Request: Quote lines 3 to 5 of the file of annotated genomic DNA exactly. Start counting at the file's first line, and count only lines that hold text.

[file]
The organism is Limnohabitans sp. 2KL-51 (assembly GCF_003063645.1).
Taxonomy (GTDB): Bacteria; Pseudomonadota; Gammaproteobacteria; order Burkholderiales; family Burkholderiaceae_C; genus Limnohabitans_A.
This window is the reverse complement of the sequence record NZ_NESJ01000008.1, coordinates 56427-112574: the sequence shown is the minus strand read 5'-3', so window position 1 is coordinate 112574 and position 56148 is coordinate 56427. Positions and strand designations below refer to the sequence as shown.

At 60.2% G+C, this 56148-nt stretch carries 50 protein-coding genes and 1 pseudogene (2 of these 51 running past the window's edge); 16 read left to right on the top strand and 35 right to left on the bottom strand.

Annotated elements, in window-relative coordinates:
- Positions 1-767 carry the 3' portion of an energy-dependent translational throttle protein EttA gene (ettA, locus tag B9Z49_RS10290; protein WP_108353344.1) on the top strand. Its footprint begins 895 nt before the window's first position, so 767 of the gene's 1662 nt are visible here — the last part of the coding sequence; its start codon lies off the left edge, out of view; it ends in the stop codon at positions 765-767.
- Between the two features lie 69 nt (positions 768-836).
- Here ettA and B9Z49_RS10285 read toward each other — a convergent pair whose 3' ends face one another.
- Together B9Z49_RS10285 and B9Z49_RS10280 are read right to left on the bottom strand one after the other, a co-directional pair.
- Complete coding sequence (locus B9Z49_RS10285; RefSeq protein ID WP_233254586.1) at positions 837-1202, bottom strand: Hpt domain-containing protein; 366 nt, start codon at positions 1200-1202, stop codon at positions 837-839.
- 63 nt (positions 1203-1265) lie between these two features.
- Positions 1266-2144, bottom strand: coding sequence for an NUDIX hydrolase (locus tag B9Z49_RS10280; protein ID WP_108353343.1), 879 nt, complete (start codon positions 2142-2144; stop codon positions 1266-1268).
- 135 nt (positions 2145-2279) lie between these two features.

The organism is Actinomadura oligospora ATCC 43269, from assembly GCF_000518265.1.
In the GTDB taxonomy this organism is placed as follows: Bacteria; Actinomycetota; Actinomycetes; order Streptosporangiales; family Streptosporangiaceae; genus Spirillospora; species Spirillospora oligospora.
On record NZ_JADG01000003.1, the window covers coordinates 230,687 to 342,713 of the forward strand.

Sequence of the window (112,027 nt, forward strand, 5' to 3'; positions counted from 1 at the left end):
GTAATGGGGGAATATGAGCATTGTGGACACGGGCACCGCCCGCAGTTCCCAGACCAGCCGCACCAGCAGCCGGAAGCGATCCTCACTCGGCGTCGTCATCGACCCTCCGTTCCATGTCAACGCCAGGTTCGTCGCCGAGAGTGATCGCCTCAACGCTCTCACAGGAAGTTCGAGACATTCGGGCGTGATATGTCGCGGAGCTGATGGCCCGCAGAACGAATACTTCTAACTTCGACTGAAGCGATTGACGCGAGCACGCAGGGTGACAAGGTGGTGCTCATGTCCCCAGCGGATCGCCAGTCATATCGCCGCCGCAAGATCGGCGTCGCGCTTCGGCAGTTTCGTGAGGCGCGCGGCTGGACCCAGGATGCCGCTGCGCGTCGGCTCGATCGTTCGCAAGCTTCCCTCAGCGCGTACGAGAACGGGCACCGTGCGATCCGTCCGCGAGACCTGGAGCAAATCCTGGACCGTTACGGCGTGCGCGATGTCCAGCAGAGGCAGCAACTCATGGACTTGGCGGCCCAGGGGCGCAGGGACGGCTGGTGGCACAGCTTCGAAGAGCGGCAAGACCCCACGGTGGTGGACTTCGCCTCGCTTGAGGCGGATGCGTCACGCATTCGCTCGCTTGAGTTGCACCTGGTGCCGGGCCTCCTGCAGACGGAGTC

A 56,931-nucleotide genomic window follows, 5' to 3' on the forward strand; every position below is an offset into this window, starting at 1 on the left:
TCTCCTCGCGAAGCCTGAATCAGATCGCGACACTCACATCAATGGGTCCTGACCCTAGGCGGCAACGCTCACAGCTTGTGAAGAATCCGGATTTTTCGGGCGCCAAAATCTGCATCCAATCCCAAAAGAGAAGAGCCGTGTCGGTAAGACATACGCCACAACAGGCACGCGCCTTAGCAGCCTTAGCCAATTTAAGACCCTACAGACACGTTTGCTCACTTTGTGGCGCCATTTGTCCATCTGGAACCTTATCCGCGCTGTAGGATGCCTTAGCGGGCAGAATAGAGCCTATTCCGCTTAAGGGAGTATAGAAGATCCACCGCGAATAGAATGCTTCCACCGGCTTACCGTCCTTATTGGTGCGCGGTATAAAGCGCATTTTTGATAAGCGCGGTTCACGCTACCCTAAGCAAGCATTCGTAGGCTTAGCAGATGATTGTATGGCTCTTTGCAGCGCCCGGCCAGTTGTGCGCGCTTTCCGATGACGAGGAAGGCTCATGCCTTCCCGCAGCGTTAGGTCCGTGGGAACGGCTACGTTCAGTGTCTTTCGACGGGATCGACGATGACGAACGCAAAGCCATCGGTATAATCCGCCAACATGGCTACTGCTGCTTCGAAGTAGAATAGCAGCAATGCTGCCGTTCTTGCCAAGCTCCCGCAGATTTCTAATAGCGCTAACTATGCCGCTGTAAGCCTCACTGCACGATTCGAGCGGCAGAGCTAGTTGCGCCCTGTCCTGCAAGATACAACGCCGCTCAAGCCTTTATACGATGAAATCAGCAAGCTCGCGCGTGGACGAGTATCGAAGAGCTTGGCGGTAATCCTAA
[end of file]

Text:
This window is the reverse complement of the sequence record NZ_NESJ01000008.1, coordinates 56427-112574: the sequence shown is the minus strand read 5'-3', so window position 1 is coordinate 112574 and position 56148 is coordinate 56427. Positions and strand designations below refer to the sequence as shown.

At 60.2% G+C, this 56148-nt stretch carries 50 protein-coding genes and 1 pseudogene (2 of these 51 running past the window's edge); 16 read left to right on the top strand and 35 right to left on the bottom strand.

Annotated elements, in window-relative coordinates: